Title:
Insertable step
Kind Code:
A1


Abstract:
The present invention is directed to apparatus and methods that facilitate access to space defined at least in part by a generally vertical surface. The apparatus of the present invention includes a tread and legs, each end of each leg may be efficiently inserted into appropriately sized and shaped receiving apertures within the generally vertical. The apparatus includes safety stops that assist a person to safely step onto the tread and a face of the tread on which information may be carried.



Inventors:
O'connor, William G. (Winnetka, IL, US)
O'connor, Matthew F. (Winnetka, IL, US)
Application Number:
11/449351
Publication Date:
12/13/2007
Filing Date:
06/08/2006
Primary Class:
International Classes:
E04F11/00
View Patent Images:
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Primary Examiner:
FONSECA, JESSIE T
Attorney, Agent or Firm:
Charles C. Valauskas;BANIAK PINE & GANNON (Suite 1200, 150 N. Wacker Drive, Chicago, IL, 60201, US)
Claims:
We claim:

1. A step insertable in engagement surfaces within a wall comprising: a core formed from metal in a generally U-shape; a protective material covering said or all of said core to provide opposing legs connected at a tread end of each of said opposing legs to form a tread sized and shaped such that a person may step and stand thereon; a safety stop positioned generally adjacent to said tread and parallel to a long axis of said each opposing legs, said safety stop projecting above said tread so that the person attempting to step or stand on said tread may contact said safety stop, said safety stop; including a beveled face such that said beveled face is lower toward said tread thereby directing the person where to stop or stand simply by contact with said safety stop; said tread including a generally open configuration face on which an information element may be positioned; said each of said opposing legs including insertion ends that are sized and shaped to be inserted in and engaged within the engagement surfaces for support of said step in relationship to the wall to permit travel along same.

Description:

FIELD OF THE INVENTION

The present invention generally relates to apparatus and methods that facilitate access to space defined at least in part by a generally vertical surface. More specifically, the present invention is directed to apparatus that may be efficiently inserted into appropriately sized and shaped receiving apertures within the generally vertical surface so that access to the area defined at least, in part, by the vertical surface may be facilitated.

BACKGROUND OF THE INVENTION

There are many known devices and related methods by which access to areas defined by a wall or walls—such as a sewer through a manhole—may be obtained. These devices—known as anchors, steps, or rungs—in their most basic form have ends inserted into the wall and at a distance from which a tread is supported. The devices may be placed in the wall as it is being formed, such as when the wall is made from concrete. Alternatively, the devices may be fixed to the wall by inserting the ends of the devices into spaces made in the wall such as by drilling into the wall material after the wall has been formed. The device is fixed to the wall through the use of a hammer and pounding on an area or areas of the device. In any case, once fixed to the wall, the device must be able to support a user standing on the tread of the device as the user descends and/or ascends the walled area through the use of the device.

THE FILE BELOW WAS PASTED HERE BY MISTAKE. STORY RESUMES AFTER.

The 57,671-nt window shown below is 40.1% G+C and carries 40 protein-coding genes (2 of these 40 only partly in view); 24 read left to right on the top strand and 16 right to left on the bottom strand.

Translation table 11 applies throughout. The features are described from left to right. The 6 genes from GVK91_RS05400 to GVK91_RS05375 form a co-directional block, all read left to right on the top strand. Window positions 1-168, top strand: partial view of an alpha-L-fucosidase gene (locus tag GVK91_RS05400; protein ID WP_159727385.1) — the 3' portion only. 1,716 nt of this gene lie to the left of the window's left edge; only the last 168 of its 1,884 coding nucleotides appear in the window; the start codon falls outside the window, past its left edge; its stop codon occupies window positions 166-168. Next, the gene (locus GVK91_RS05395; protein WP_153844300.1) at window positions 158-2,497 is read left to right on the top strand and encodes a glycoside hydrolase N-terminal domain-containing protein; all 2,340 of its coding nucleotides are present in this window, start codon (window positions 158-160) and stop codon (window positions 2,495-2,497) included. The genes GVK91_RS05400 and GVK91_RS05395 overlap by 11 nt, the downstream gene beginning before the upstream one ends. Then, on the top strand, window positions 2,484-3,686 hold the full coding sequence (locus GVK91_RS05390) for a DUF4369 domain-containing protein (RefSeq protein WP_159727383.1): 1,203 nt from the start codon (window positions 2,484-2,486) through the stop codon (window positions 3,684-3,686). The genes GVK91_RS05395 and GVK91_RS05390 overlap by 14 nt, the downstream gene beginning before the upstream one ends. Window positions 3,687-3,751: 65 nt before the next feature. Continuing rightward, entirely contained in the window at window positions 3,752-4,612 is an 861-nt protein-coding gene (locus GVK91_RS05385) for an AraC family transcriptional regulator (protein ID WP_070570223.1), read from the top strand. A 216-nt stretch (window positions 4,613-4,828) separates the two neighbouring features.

Because the devices are often used in locations that are dimly lit and/or damp, wet, or icy, many known devices include one or more features that are intended to decrease the likelihood that a person using one of these types of devices to gain access to such locations will have will not step securely onto the correct area of or slip from the rung. These safety features include one or more reflectors that are placed on or are integrated within the surface of the known rung and are intended to show the user where the step is located even under reduced light conditions. The safety features include texture or projections that are positioned on or along ends of the stepping area and which are intended to prevent the user's foot or feet from slipping from engagement with the upper surface of the rung.

Symmetrically configured devices are known. They are advantageous in that an installer need not determine which face of the device is that portion of the device on which the user is to step—that is, which way is “up”—before the installation process begins. Many other devices, however, have a generally asymmetric configuration with the device having a top surface on one portion of which the user is to stand and a bottom surface. Asymmetric known devices, however, may be disadvantageous in that, with respect to some of these devices, a user must properly identify which portion of the device is intended to form the top surface before the device is pounded into the wall. This may be difficult to accomplish efficiently when the devices are to be installed in low light conditions.

In addition to primarily safety elements, other known devices include one or more other components to facilitate the further use or improve the aesthetics of the device. Multi-component devices have greater complexity and, as a result, may be more difficult and costly to manufacture.